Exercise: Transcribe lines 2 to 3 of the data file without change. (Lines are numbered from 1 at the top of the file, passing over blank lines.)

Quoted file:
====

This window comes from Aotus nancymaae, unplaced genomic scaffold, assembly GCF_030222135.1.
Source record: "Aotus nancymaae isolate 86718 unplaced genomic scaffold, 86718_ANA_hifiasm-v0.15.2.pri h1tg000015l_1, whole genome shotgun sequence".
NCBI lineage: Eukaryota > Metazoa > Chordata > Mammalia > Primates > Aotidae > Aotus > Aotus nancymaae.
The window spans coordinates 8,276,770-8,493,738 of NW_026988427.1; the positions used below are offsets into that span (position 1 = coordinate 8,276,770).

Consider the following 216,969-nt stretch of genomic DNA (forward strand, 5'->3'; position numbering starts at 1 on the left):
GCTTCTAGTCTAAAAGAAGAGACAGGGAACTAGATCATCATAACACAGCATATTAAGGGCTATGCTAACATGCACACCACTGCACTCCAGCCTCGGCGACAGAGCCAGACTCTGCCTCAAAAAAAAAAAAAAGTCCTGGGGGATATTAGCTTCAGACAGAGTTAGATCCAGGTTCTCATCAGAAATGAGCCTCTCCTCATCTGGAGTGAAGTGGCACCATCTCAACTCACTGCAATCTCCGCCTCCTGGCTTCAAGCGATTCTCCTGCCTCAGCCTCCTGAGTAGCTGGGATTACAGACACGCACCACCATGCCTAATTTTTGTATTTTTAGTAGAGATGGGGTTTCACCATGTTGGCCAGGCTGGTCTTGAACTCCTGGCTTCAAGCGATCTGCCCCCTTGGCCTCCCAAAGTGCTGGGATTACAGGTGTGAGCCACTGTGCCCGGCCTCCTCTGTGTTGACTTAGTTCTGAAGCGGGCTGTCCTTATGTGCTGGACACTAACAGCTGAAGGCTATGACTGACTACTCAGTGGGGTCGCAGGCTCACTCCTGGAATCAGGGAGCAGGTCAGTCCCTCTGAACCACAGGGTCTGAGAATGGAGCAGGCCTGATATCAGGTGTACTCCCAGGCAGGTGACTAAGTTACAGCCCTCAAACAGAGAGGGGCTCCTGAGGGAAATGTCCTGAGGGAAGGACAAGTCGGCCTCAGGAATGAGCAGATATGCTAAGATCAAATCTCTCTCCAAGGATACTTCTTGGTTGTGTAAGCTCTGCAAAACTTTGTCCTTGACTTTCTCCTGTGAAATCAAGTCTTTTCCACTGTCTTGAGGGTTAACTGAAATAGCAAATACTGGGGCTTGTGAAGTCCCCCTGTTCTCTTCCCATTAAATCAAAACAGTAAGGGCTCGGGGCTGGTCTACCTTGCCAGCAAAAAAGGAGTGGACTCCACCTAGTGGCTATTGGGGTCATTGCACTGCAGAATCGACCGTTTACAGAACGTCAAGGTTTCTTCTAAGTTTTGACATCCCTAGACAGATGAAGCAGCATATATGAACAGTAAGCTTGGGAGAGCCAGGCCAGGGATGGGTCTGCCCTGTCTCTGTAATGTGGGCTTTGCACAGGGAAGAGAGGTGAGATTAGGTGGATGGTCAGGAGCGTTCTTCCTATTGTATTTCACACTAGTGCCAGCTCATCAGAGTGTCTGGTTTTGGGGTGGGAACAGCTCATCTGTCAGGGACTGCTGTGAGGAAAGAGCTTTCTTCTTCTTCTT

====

Source record: "Aotus nancymaae isolate 86718 unplaced genomic scaffold, 86718_ANA_hifiasm-v0.15.2.pri h1tg000015l_1, whole genome shotgun sequence".
NCBI lineage: Eukaryota > Metazoa > Chordata > Mammalia > Primates > Aotidae > Aotus > Aotus nancymaae.